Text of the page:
During the same period, 2001-2017, life expectancy from age 65 has increased by just under a year for women in the most deprived areas, from 17.36 to 18.26 years. This compares to an increase of more than two years for women in the least deprived areas (20.57 to 22.70 years). For men, the increase is from 14.03 to 15.79 (most deprived) and 17.94 to 20.76 years (least deprived). Keeping in mind that individuals living in the least deprived areas are more likely to have large pensions, those numbers suggest that pension liabilities would be underestimated if national life tables for England are used for valuation.
Our conclusion must be that the longevity gap has been widening in the early years of this century. We should not just assume different mortality rates for different groups, but also different improvement rates - at least in the short term.
However, returning to mortality rates at individual ages, the picture is not so clear. For example, Figure 5 shows the average improvement rate for women and men aged 65 by IMD decile where averages are calculated over different periods. Averaging over all 16 rate changes from 2001 to 2017 shows that, for both sexes, rates have improved by about 0.5% per annum for the most deprived and about 1.2% for the least deprived. The longevity gap is widening. However, splitting the period into two sub-periods shows that those differences are coming from the early years. Improvements since 2009 for all socio-economic groups are very small, and there is substantial uncertainty about the improvement rates. In other words, the well-known fact that the long period of strong longevity improvements has come to an end in the UK seems true across all socio-economic groups.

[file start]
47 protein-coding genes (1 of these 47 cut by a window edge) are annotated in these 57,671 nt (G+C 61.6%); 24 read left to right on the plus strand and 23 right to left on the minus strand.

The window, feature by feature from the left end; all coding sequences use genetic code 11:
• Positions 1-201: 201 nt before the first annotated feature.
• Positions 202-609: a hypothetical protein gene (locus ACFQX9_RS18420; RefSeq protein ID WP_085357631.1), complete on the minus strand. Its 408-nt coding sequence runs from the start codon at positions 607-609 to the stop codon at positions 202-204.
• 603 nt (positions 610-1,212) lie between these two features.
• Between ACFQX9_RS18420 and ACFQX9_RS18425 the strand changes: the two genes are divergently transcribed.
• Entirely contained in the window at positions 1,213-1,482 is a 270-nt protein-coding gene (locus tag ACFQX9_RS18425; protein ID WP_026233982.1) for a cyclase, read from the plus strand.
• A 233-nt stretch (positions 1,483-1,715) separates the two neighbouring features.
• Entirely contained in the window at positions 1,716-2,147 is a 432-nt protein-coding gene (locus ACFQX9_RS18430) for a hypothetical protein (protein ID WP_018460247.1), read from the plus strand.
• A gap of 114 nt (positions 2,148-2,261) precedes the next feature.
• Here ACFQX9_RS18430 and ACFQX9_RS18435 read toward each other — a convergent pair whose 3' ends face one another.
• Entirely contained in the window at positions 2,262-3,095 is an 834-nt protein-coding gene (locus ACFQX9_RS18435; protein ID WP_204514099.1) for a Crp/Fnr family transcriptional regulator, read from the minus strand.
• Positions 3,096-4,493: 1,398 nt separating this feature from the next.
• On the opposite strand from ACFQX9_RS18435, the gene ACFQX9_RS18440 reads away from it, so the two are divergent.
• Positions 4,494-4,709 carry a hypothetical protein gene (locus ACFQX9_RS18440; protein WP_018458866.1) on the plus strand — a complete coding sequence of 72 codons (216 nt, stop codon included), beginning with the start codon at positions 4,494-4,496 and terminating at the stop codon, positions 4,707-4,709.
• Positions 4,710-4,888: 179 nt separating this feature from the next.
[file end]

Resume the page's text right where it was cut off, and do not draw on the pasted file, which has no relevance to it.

Improvements in recent years seem to be random across different groups, with an average of about 0.5% compared to an average of about 1.5% for the earlier years. In our view, this further supports how unclear improvements are in the short-term.
In summary, there are substantial differences between mortality rates in different socio-economic groups. This is reflected in life expectancies, chances of surviving to old age, and infant mortality. There is no evidence that the mortality gap is closing, although it might have stopped widening further. However, this is not a consequence of the most deprived areas catching up with those better off. It is rather a consequence of improvement rates having dropped across all socio-economic groups in recent years; the already low improvement rates in deprived areas simply did not drop as much as those in the least deprived areas.
Having said that, we should also keep in mind the substantial uncertainty about improvement rates mentioned earlier. Any attempt to reduce the projection of mortality to simply specifying short-term and long-term improvement rates fails to take that uncertainty into account. We therefore argue that models that simulate mortality scenarios and quantify uncertainty are more accurate than deterministic projections. The ONS data tell us that those models should take socio-economic differences into account.
Torsten Kleinow is associate professor in actuarial mathematics and statistics at Heriot-Watt University, Edinburgh
Jie Wen is a PhD student in actuarial mathematics at Heriot-Watt University
Andrew Cairns is a professor at Heriot-Watt University and director of the Actuarial Research Centre